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Wyoming Legislators Begin Redistricting With An Eye On Counties

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Wyoming lawmakers will be focused on trying to keep as many legislative districts within a county or within like-minded regional areas of the state. That's the gist of the first day of discussion as the legislature's corporations committee takes up the task of redistricting.

Some are urging committee members to go back to the pre-1990 days of having all legislators come from counties, but lawmakers have been told that will not meet constitutional muster.

State Senator Charles Scott says there are many areas of the state where lawmakers can come from just one county, but legislators must represent essentially the same numbers of constituents, so there will be parts of the state where they have to cross county lines to make the numbers work.

One county that wants to be divided is Lincoln, where Senator Dan Dockstader told the committee that residents in the southern part of the county have more in common with people in Sweetwater County than those in northern Lincoln County. So they would like to be tied to legislators from that part of the state.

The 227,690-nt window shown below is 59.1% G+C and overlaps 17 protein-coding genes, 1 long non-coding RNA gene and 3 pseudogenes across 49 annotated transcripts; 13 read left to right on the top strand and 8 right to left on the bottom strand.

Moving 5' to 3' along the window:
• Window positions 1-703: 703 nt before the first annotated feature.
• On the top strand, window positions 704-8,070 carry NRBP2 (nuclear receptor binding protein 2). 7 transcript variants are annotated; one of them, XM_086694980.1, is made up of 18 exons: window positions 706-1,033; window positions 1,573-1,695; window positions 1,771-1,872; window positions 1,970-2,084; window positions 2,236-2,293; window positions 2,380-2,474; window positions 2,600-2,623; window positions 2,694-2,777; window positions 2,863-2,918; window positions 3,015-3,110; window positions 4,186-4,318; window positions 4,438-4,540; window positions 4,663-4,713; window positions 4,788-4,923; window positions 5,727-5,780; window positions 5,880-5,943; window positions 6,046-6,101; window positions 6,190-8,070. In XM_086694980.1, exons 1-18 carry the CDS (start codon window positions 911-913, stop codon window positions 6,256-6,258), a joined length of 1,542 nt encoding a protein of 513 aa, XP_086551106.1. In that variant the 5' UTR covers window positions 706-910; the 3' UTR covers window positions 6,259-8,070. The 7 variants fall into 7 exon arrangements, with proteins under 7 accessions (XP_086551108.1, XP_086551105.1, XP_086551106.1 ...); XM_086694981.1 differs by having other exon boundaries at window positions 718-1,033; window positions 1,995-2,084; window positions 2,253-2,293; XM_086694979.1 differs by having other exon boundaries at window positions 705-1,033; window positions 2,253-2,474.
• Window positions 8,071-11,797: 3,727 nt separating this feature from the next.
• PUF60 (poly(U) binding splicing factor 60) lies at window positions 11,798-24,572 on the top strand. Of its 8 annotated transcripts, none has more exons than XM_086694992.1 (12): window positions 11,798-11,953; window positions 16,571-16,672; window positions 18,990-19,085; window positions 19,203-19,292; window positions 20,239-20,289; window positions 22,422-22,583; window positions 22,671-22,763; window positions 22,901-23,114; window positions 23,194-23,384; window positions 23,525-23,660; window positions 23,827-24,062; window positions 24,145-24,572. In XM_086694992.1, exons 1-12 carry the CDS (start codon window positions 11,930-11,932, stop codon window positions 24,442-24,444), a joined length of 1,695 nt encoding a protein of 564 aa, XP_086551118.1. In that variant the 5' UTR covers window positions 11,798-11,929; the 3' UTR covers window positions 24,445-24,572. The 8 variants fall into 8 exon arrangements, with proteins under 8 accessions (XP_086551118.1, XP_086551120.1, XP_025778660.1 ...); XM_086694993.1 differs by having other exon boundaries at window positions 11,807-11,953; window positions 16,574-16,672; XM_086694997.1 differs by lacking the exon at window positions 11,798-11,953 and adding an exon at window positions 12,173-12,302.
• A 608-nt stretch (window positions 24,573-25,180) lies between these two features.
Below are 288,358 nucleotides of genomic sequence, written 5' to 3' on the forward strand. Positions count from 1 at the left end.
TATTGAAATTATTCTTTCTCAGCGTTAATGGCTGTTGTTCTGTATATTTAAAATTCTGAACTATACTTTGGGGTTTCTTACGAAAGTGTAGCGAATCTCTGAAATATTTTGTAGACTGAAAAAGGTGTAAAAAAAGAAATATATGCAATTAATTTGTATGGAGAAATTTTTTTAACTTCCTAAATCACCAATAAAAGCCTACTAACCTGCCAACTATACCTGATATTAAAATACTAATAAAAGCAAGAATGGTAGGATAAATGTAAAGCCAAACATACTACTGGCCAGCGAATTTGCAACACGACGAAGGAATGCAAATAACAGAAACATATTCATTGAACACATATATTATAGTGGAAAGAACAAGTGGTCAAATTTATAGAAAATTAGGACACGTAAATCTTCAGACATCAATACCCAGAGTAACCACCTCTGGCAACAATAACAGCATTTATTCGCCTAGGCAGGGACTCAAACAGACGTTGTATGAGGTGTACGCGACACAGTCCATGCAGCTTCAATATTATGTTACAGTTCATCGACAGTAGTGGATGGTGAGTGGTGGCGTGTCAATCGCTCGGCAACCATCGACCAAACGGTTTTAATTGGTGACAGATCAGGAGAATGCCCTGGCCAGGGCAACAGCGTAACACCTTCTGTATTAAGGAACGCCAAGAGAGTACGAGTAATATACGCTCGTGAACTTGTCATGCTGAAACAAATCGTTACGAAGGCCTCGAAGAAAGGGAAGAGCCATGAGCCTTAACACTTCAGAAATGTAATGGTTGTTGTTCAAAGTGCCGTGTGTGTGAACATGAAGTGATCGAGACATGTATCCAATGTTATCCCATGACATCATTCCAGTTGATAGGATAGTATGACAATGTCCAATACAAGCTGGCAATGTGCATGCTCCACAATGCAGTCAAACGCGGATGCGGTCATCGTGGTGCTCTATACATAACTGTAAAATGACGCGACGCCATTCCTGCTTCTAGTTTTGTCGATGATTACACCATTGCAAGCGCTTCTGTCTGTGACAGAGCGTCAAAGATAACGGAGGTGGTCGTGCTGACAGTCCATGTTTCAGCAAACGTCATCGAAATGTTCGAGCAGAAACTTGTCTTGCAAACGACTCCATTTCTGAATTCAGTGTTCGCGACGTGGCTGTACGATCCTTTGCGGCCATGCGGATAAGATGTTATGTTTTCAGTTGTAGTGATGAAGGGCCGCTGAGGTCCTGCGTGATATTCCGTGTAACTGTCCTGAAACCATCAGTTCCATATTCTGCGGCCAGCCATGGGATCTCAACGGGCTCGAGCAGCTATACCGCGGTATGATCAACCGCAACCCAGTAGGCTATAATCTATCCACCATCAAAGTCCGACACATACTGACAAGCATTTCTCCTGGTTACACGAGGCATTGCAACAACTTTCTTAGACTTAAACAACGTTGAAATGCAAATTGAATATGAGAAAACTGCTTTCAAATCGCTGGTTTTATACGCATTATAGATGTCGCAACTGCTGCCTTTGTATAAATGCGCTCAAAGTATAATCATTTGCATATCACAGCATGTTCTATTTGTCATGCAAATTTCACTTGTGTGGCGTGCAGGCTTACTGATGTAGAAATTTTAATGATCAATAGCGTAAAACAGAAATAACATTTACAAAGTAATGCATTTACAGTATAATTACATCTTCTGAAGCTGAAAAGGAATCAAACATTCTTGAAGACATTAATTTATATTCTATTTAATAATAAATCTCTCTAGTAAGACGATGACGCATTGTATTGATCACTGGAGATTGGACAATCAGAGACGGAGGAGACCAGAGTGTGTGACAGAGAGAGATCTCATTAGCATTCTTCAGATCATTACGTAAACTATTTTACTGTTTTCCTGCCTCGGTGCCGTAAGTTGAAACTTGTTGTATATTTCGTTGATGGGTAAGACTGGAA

Other concerns are places like Carbon County that saw a loss in population, meaning a Senate district may need to extend well beyond the county lines to have the right numbers. The Bighorn basin and less populated areas of eastern Wyoming are other challenges.

The committee will also explore whether 30 Senators and 60 House members are still the right number of legislators. The state Republican party would like to reduce those numbers substantially. The committee will work on the issue in the coming months and present a plan to the full legislature in 2022.

Bob Beck retired from Wyoming Public Media after serving as News Director of Wyoming Public Radio for 34 years. During his time as News Director WPR has won over 100 national, regional and state news awards.
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